but class demarcations there were not. Nothing was more natural than that Mely, who had come over from Hubbard township to visit some cousin in the neighborhood, should visit the Albaughs. Mely McCord was a girl-she was always called a girl, though now a little in the past tense - with a stoop in the shoulders, and hair that would have been better if it had been positively and decoratively red. As it was, her head seemed always striving to be red without ever attaining to any purity of color.

Half an hour later, McGill, an Irish bache lor of thirty-five, who, being county clerk, was prudently riding through the country in order to keep up his acquaintance with the voters, hitched his horse at the fence outside of the Albaugh gate, and came in just as Rachel was bringing a candle. Though he had no notion of cumbering himself with a family or with anything else likely to interfere with the freedom or pleasure of "an Irish gentleman," McGill was very fond of playing at gallantry, and he affected a great liking for what he called "faymale beauty," and plumed himself on the impression his own sprucely dressed person and plump face-a little overruddy, especially toward the end of the nose-might make on the sex. He never passed Albaugh's without stopping and enjoying a platonic flirtation with Rachel. George Lockwood arrived at the same time; he was a clerk in Wooden's store, at the county-seat village of Moscow, and he could manage, on his busiest days even, to spend half an hour in selling a spool of cotton thread to Rachel Albaugh. He had now come five miles in the vain hope of finding her alone. The country beauty appreciated the flattery of his long ride, and received his attention with a pleasure undisguised.

But George Lockwood's was no platonic sentiment. He watched intently every motion of Rachel's arms only half-hidden in her opensleeved dress; even the rustling of the calico of her gown made his heart flutter. He made a shame-faced effort to conceal his agitation; he even tried to devote himself to Mely McCord and the "Miller girls" now and then; but his eyes followed Rachel's tranquil movements, as she amused herself with McGill's bold flatteries, and Lockwood could not help turning himself from side to side in order to keep the ravishing vision in view when he was talking to some one else.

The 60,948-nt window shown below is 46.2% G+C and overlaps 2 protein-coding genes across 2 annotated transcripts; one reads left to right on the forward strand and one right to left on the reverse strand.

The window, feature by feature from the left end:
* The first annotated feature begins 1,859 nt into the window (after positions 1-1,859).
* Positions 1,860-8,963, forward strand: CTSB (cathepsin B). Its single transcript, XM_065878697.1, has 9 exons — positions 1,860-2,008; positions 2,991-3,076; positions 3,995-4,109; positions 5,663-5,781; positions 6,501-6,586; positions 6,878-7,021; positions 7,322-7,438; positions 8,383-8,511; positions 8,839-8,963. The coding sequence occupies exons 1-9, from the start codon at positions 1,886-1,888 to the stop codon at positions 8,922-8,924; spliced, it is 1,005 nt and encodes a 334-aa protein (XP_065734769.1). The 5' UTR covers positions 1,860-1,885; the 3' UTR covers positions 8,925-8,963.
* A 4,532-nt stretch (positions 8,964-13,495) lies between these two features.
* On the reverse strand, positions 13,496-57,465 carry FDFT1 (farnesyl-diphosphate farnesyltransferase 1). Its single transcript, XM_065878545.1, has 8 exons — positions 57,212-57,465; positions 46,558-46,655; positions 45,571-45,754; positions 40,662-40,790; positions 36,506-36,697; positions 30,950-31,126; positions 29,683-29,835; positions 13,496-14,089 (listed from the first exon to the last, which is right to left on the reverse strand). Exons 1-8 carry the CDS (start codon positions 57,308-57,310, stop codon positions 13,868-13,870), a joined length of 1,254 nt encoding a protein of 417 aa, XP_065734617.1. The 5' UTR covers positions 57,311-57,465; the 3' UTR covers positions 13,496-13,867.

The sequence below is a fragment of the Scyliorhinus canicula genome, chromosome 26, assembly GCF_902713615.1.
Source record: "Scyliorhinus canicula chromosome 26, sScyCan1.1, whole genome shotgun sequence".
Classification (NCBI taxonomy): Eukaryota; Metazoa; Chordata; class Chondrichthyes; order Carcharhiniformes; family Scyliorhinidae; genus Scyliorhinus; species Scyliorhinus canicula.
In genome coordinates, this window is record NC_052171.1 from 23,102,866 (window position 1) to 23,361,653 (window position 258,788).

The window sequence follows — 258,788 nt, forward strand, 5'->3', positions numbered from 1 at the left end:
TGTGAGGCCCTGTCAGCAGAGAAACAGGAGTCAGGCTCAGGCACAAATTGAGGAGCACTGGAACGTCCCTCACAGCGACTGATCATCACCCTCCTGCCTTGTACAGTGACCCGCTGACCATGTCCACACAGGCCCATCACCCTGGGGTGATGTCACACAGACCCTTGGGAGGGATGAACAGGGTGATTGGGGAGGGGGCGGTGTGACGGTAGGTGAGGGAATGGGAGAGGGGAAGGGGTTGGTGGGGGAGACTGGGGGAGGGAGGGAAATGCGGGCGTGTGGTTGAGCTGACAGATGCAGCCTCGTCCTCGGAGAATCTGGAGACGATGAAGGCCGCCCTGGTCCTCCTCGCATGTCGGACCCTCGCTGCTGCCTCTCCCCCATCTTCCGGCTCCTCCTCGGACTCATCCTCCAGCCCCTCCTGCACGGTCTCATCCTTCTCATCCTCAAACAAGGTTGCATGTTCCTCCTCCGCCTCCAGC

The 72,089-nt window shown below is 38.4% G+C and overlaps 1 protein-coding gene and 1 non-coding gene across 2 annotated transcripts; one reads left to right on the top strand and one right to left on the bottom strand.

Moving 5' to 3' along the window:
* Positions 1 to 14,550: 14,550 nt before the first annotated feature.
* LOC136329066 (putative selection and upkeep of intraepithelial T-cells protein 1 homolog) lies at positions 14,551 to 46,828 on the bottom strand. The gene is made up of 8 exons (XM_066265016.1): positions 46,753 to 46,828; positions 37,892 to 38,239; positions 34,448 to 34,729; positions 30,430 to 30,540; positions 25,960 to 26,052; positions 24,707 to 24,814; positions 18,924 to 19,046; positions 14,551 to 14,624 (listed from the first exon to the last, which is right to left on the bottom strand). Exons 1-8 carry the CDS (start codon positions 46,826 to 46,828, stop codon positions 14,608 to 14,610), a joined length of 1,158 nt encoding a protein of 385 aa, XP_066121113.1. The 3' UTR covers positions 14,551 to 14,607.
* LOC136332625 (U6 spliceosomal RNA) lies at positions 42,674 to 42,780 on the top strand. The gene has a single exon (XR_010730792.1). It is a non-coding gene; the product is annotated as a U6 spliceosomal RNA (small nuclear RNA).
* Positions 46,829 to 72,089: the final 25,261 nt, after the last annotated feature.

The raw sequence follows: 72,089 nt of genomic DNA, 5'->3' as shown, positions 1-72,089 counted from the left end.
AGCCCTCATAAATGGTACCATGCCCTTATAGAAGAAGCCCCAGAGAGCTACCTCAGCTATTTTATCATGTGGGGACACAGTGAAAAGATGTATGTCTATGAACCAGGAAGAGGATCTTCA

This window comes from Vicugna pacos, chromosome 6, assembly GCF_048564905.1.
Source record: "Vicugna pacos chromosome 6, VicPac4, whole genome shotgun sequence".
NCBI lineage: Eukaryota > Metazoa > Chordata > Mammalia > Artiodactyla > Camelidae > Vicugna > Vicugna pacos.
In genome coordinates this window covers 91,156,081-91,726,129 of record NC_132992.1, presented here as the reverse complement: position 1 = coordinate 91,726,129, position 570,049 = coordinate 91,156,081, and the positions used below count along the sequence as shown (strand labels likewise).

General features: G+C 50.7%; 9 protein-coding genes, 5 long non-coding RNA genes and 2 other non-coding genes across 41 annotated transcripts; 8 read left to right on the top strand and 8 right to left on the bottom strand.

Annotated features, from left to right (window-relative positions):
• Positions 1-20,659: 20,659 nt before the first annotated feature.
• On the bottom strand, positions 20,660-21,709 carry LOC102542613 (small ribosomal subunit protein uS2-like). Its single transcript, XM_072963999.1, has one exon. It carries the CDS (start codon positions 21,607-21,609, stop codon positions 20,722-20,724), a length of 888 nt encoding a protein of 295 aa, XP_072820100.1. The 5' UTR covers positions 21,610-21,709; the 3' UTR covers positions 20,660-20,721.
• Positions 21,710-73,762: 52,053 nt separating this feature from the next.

"You had better make the most of your chance, Mr. Lockwood," said pert little Virginia Miller, piqued by his absent-minded pretense of talking with her.

"What do you mean?" he asked.

"Oh, talk to Rachel while you can, for maybe after a while you can't!"

"Why can't I?”

"She's glad enough to talk to you now, but just you wait till Tom Grayson comes. If he should happen in to-night, what do you think would become of you?

"Maybe I'm not so dead in love as you think," he answered.

“You? You 're past hope. Your eyes go round the room after her like a sunflower twistin' its neck off to see the sun.”

"Pshaw!" said George. "You know better than that."

But Virginia noted with amusement that his smile of affected indifference was rather a forced one, and that he was "swallowing his feelings," as she put it. He took her advice as soon as he dared and crossed to where Rachel was sitting with the back of her chair against the jamb of the mantel-piece. Rachel was smiling a little foolishly at the shameless palaver of McGill, who told her that there was a ravishing perfiction about her faychers that he 'd niver sane surpassed, though he'd had the exquisite playsure of dancing with many of the most beautiful faymales in Europe. Rachel was a little sick of such unwatered sweetness, and was glad to have George Lockwood interrupt these frank criticisms of an appreciative connoisseur.

"I hear Tom Grayson outside now," said Mely McCord, in a half-whisper to Henry Miller. "George Lockwood won't be nowhere when he gits here"; and Mely's freckled face broke into ripples of delight at the evident annoyance which Lockwood began to show at hearing Grayson's voice on the porch. Tom Grayson was preceded by his sister Barbara, a rather petite figure, brunette in complexion, with a face that was interesting and intelligent, and that had an odd look hard to analyze, but which came perhaps, from a slight lack of symmetry. As a child, she had been called "cunning" in the popular American use of the word when applied to children; that is to say, piquantly interesting; and this characteristic of quaint piquancy of appearance she retained, now that she was a young woman of eighteen. Her brother Tom was a middle-sized, wellproportioned man, about two years older than she, of a fresh, vivacious countenance, and with a be-gone-dull-care look. He had a knack of imparting into any company something of his own cheerful heedlessness, and for this his society was prized. He spoke to everybody right cordially, and shook hands with all the company as though they had been his first cousins, looking in every face without reserve or suspicion, and he was greeted on all hands with a corresponding heartiness. But while Tom saluted everybody, his eye turned toward Rachel, and he made his way as quickly as